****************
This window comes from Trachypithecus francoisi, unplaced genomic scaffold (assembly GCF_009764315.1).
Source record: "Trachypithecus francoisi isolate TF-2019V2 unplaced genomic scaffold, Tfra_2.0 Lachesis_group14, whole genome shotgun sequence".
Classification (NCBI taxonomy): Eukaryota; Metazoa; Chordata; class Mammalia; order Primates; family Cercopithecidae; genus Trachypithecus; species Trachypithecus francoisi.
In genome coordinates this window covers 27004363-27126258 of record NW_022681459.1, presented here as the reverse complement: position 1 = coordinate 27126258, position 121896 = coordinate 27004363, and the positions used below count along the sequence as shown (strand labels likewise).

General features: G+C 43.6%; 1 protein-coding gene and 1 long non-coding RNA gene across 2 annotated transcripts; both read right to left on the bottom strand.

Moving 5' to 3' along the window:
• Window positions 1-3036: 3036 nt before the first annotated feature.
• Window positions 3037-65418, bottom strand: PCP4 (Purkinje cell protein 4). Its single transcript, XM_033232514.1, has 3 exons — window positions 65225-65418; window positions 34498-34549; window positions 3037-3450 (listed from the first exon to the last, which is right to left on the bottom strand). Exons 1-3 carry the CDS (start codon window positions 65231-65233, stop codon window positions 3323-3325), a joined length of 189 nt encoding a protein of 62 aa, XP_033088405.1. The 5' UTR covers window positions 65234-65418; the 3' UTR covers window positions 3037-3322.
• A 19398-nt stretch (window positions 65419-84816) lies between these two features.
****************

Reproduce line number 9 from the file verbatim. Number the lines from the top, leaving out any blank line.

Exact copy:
• A 19398-nt stretch (window positions 65419-84816) lies between these two features.